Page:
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Arnhem Land…August 2019 Part2

The dreaded Covid-19 lockdown has opened up time for all those things I never got around to but meant to finish one day. It has taken so long to return to this blog I have mislaid my notes and rely on memory.

My discursive narrative does no justice to the rich cultural homelands where Australian First Peoples have lived for 10s of thousands of years. It is extraordinary to hear that here in Central Arnhem Land there are more language groups than in any other region in the world.

This part of the trip I travel west to Murwangi onto Barramundi Lodge ending up at Mount Borradaile, six days of very different experiences and different landscapes.

Perhaps I chose the wrong month to visit as this week coincided with the Gamma festival out of Gove plus a few funeral ceremonies so that many were away on sorry business. Added to that, the Art Centres were being run with few people because the upcoming Art Fair in Darwin and a print exhibition in Paris meant that many people who might have been in the galleries for discussion were not available.

Our first 2-night stop was at the elegant Murwangi Safari Lodge. (Murwangi was once a failed European cattle station and now under the control of an Aboriginal pastoral company).


From there we explored a corner of the 1,300 sq kilometre wooded Arafura Swamp an important Aboriginal cultural area.


The film, The Ten Canoes, the only film made in an indigenous language, was shot here and went on to win a number of Australian Film Industry awards. Unfortunately, because of sorry business or illness the local indigenous guides weren’t available but a guide from the camp took us to the swamp billabongs left when the Clyde River evaporates in the dry months.




He pointed out special flora used for food and medicine or for stripping and twining to be used for weaving. The Milkwood  was traditionally used for body paint or for preparing adhesive for rock art. And the pandanus here was used for basket weaving.




Grooves in the rocks showed where food had been pounded for thousands of years.


This country has two main types of  termite formations.There are thousands and thousands of termite mounds across the Top End. Termites came to Australia 100 million years  ago and were originally found at the tops of trees. Across the world there are 250 species of termite and 150 of them are found in Australia. Only 7 species eat wood and generally all are part of the natural cycle providing food for birds and insects.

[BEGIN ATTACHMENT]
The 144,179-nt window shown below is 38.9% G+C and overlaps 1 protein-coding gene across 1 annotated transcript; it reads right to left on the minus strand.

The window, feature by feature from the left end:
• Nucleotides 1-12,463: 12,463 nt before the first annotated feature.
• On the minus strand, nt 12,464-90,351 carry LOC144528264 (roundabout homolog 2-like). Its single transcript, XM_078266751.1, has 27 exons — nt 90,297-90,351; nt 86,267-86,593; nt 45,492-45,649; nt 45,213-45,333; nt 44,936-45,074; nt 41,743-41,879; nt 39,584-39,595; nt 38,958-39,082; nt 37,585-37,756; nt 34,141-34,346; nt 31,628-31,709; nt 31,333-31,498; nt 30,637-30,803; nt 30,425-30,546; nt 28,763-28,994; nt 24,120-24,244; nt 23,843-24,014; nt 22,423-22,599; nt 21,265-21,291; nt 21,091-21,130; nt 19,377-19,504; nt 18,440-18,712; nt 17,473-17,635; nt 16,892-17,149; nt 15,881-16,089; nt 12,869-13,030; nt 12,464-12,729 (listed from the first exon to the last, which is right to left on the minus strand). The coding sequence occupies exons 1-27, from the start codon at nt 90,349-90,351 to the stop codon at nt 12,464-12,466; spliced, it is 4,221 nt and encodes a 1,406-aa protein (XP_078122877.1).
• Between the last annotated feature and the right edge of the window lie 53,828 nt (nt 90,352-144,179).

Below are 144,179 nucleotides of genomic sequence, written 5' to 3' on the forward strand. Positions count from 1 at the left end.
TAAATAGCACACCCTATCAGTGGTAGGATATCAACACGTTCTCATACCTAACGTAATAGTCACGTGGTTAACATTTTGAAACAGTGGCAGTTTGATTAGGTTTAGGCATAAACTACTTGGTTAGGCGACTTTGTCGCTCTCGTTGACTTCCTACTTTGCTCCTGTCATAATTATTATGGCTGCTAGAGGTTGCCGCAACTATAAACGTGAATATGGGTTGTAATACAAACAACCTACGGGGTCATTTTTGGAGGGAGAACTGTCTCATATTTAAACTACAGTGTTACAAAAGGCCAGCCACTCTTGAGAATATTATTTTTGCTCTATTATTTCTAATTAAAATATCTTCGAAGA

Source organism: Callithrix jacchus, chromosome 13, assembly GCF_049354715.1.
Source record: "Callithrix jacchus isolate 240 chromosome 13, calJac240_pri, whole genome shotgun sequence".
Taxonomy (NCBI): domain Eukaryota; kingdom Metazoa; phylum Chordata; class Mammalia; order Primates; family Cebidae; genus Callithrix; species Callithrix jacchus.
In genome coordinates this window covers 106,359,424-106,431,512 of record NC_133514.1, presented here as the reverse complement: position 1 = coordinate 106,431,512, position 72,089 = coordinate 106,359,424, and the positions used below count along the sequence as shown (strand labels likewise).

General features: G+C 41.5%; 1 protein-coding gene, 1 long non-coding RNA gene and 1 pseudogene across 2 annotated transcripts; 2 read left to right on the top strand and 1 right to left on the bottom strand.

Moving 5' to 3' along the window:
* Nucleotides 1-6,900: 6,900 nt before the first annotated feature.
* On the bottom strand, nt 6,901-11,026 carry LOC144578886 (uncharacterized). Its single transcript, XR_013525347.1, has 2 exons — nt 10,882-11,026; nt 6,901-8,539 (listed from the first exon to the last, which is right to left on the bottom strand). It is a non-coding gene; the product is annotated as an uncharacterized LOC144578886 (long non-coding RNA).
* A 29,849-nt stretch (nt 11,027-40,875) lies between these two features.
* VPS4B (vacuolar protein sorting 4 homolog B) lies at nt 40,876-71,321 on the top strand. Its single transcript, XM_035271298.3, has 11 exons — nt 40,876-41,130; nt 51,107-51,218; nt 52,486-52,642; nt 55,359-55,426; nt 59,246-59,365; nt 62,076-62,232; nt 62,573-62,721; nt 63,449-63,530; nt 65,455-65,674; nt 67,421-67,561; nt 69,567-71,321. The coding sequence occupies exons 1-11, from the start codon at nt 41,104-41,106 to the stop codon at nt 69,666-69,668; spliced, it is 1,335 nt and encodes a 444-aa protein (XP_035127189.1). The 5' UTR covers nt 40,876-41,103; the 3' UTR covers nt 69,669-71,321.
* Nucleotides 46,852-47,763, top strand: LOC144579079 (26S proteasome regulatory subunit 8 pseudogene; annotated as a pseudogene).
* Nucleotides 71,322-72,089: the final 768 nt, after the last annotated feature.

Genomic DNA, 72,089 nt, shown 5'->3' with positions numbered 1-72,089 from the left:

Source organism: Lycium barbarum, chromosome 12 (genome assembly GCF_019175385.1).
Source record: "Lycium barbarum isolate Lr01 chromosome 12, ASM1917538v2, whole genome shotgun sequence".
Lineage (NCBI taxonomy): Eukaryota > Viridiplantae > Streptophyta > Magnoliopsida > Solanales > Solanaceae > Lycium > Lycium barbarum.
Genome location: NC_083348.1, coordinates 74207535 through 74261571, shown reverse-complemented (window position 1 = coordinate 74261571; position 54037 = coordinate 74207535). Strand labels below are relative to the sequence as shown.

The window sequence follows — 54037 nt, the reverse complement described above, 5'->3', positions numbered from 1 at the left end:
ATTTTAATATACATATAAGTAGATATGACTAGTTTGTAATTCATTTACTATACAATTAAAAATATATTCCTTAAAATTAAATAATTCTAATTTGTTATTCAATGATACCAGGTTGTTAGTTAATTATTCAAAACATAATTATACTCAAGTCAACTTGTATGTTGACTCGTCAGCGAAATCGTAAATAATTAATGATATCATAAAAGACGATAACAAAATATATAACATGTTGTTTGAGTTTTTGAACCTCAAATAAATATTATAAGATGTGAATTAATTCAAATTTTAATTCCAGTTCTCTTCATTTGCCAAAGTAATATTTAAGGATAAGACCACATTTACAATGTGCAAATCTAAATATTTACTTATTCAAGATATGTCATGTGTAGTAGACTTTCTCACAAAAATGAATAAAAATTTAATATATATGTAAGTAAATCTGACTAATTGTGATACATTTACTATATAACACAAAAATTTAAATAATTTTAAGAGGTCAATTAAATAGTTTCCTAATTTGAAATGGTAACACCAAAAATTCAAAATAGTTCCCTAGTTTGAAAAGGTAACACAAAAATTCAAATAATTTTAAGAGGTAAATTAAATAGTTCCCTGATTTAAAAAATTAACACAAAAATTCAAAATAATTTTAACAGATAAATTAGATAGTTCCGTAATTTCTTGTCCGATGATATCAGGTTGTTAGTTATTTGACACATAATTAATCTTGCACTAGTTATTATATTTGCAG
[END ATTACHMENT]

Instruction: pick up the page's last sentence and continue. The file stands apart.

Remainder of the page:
My favourite was the Cathedral mound said to grow as tall as 9 metres and reminiscent of eerie and grand shapes from childhood stories.


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The shorter Magnetic termite hills with the razor sharp edges and thin profile are also impressive en masse. Were life long enough, the study of termites would be fascinating.


Later we went boating and  luckily there was a generous twitcher with us who over the days took trouble to point out some of the hundreds of birds I sometimes glimpsed – including the jabiru, whistling kite, kingfisher, the blue winged kookas, egrets, brolgas and the tiny Jesus bird. This last is so called because s/he walks from lily pad to lily pad so that it appears to be walking  on water,


The next day we visited the Bula’bula Art Centre in Ramingining and I was struck, as so often on this trip, by how central these art centres are to the economic wellbeing and cultural preservation of local communities. While we were able to visit the Centre and look at some of the delicate, intricate work being created, here as in all other stops in communities, we were not allowed to wander into or around the townships – just into and out of the cultural centres.



On the road again driving west; by the road I noticed a sign saying we were passing a ceremony site and the fine for being there without permission was $30,000.

And there were palms:


Our next two-night stay was at Barramundi Lodge. The Lodge is apparently a premier fishing destination and indeed the next day loaded boats took off to cast tourist lines into the Liverpool River. Some were experts in the making and others landed their fish. I was hopeless and didn’t enjoy being so.


Some distance from the Lodge is the township of Maringrida home to about 4,000 people and servicing around 30 outstations. The catalyst for the town was trade. It was a trading post in the 1930s when local goods such as turtle shells were exchanged. By the 1950s people started trading bark paintings and a township developed.